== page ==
The threat of losing insurance has kept millions of Americans tethered to dead-end jobs, particularly if they or their family members had chronic health problems. They are now able to retire and/or start their own business and still find affordable insurance.
Meanwhile, Republican “leaders” in 25 states are still preventing more than five million working poor Americans from getting Medicaid through the federally funded expansion. Health experts estimate that Medicaid shutout could cause 17,000 unnecessary deaths. (Subsidies are available for people making from 100% to 400% of the federal poverty rate to buy private insurance through the state exchanges, but since the law did not anticipate that states would be so mean-spirited as to pass up federal assistance that would pay nearly the entire cost of providing Medicaid for those living in poverty, the law did not provide subsidies for the working poor to buy insurance.)
Now that people are getting a better look at what the law really does, support appears to be increasing. A CNN poll conducted nationwide March 7-9 and released March 11, found that 39% of Americans support the health care law, up from 35% in December, while 57% said they opposed the measure, down five points from December. But those “opponents” included 12% who said they opposed the law because it’s not liberal enough — they want single payer.
Joan McCarter of DailyKos.com noted that most of the support was gained among college-educated people and those making $50,000, a good demographic to have on your side politically. Will that make Republicans rethink their approach on Obamacare? Probably not, but it does make life more complicated for them. It also shows that it’s smart politics for Democrats to keep campaigning on the law, but to talk about how they want to make it even better.
Kevin Drum also noted that ever since the law passed in 2010, about 40% of the country has opposed it, while more than 50% have either supported it or said they wanted it to go further. “This goes a long way toward explaining the supposedly mysterious result that lots of people oppose Obamacare but few want to repeal it,” Drum wrote.
While the corporate news media has focused on the “disastrous” Obamacare rollout in October which prevented many people from signing up during the first month of its operation, less attention has been paid to the poor customer service offered by the insurance companies that were the backbone of the old system and expect to profit from the new millions of customers.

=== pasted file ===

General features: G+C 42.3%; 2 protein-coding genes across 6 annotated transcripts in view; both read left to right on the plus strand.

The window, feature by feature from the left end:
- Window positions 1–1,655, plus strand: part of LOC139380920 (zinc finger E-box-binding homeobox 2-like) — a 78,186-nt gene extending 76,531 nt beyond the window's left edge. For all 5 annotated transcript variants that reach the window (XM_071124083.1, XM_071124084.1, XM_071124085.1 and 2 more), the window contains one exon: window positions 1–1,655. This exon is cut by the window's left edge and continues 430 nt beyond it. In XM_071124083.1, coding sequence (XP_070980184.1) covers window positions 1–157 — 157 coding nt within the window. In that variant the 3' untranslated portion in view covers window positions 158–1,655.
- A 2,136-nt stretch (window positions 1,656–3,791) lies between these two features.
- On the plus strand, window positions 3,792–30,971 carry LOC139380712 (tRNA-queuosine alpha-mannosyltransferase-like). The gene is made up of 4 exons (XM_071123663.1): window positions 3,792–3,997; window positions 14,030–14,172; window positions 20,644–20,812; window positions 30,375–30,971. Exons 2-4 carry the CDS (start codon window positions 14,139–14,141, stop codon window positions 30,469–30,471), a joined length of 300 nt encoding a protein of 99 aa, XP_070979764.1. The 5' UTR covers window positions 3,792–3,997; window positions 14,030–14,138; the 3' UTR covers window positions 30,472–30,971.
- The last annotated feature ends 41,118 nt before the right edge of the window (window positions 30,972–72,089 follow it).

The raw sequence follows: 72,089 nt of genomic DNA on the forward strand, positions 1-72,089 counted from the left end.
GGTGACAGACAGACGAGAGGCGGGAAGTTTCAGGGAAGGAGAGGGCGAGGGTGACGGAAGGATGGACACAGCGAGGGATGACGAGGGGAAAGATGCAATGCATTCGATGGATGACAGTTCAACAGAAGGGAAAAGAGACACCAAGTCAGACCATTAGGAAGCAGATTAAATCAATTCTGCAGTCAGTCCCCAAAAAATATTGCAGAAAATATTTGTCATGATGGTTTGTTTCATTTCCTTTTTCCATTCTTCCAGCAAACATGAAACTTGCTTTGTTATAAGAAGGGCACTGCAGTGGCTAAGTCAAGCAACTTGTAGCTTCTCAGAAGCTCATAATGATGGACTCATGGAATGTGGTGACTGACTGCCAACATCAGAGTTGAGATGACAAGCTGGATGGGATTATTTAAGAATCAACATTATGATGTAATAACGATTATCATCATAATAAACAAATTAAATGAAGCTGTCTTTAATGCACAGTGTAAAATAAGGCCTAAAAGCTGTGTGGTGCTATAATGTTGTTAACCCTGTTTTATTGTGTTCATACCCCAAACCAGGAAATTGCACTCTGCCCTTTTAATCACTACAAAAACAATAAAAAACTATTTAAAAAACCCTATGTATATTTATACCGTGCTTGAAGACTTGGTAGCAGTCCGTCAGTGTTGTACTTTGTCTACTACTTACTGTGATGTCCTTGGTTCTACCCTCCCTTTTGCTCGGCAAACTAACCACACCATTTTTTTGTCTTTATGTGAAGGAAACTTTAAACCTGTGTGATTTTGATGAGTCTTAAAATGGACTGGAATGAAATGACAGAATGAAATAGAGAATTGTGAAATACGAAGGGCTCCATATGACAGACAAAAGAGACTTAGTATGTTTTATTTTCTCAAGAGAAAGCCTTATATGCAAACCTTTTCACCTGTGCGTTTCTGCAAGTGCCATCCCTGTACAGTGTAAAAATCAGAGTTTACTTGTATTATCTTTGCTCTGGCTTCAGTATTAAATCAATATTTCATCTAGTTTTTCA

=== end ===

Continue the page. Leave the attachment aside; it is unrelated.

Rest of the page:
The editor recently spent a few hours on the phone with customer representatives of a major insurance company, trying to straighten out a billing problem on a policy that is independent of the healthcare exchange. In January, I got a notice that the payment was not being automatically withdrawn from my checking account, as it was supposed to be. So after waiting on hold for 40 minutes I finally talked to a rep who “fixed” the automatic payment — or so I thought. Then in early March I was informed that my coverage would be terminated for lack of payment. This time I spent more than an hour on hold before I talked to a rep, who told me it looked like my coverage was intact, but if I wanted, I could talk to a billing specialist. After another 20 minutes on hold, I was connected with someone in the billing department, who discovered that my payments were being automatically withdrawn from my checking account, as my credit union statement indicated, but those payments were being credited to someone else. A week later the insurance company is still trying to straighten it out, and despite assurances that my coverage is intact I fear there is a 50-50 chance that if I show up at a doctor’s office with my insurance card, I’ll be told the insurance company says they’ve never heard of me. I hope to get it squared away by March 31.
So don’t tell me the federal government does a worse job providing insurance than insurance companies do. And Democrats shouldn’t be afraid to attack Republican efforts to prevent people from getting health care in this midterm election year. — JMC
From The Progressive Populist, April 1, 2014